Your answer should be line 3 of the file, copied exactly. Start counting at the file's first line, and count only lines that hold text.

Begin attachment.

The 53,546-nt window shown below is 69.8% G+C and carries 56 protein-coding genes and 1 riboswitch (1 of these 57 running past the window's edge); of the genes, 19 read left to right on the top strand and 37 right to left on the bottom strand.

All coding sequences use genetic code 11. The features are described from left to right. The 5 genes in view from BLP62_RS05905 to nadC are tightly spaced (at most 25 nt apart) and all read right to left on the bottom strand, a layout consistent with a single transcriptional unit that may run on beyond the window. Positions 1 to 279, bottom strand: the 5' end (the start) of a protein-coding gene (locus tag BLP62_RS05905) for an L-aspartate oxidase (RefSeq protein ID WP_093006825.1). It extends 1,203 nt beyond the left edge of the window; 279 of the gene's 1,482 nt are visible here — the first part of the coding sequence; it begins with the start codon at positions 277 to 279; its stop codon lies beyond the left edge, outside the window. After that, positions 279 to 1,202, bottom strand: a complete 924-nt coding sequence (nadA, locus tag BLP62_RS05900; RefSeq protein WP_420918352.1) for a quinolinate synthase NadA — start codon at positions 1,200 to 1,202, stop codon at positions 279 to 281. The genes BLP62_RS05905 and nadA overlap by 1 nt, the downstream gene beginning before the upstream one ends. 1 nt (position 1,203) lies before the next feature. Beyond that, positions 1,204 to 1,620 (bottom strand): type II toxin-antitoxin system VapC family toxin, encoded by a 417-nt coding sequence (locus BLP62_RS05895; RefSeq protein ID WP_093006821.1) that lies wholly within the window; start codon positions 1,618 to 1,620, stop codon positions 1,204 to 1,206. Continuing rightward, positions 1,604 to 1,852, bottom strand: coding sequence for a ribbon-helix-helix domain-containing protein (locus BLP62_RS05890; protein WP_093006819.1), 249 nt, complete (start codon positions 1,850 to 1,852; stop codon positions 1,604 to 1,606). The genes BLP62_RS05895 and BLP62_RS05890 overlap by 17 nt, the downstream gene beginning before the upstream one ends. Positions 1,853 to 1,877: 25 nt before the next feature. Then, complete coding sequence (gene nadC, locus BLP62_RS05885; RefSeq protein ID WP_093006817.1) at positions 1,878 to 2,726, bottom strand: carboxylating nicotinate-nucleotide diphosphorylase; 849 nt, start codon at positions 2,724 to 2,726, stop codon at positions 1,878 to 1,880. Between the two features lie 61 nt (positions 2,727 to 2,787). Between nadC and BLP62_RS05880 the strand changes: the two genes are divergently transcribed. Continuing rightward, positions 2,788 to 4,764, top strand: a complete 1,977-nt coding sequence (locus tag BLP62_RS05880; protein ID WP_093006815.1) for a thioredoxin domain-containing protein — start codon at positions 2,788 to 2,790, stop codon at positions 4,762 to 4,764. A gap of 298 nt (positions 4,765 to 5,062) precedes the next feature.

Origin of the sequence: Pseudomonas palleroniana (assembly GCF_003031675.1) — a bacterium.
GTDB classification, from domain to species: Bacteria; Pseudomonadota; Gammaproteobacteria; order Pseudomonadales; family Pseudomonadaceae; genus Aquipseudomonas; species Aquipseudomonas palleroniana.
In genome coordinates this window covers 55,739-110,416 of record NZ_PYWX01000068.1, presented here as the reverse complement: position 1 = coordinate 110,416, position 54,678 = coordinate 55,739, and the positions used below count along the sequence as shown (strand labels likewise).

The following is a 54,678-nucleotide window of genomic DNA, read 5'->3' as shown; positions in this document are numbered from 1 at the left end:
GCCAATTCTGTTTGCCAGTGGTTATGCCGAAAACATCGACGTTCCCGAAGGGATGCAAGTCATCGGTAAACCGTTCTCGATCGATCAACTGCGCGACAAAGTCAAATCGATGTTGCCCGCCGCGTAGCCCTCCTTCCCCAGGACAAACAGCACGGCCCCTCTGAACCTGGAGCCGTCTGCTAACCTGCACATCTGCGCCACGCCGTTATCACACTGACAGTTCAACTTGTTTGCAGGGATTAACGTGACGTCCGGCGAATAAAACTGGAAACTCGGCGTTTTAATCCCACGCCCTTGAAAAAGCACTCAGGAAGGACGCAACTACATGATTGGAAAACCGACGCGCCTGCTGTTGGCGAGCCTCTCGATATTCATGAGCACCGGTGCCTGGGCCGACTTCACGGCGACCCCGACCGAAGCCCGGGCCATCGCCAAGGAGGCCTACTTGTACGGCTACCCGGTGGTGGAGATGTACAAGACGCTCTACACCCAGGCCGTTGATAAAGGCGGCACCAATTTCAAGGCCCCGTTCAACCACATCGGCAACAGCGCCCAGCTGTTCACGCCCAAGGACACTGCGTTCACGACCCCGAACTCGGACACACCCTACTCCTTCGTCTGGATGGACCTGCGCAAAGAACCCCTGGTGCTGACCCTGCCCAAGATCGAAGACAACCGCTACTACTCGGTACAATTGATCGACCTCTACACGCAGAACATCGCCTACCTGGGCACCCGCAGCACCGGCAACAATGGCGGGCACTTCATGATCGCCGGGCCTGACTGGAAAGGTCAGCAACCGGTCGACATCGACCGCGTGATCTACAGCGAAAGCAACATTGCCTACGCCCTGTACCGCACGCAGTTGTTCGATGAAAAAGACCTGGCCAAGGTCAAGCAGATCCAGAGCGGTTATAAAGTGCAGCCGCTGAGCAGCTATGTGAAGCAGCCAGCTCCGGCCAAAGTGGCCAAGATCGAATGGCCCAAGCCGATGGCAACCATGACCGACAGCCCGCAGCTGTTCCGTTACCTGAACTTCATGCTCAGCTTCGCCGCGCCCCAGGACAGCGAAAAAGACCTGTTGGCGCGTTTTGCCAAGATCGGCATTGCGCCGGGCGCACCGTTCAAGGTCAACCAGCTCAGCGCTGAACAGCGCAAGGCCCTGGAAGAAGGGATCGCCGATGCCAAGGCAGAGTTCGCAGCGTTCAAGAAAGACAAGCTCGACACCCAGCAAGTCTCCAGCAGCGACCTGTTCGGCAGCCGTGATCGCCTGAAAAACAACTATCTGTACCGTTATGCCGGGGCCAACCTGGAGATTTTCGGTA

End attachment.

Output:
Origin of the sequence: Pseudomonas palleroniana (assembly GCF_003031675.1) — a bacterium.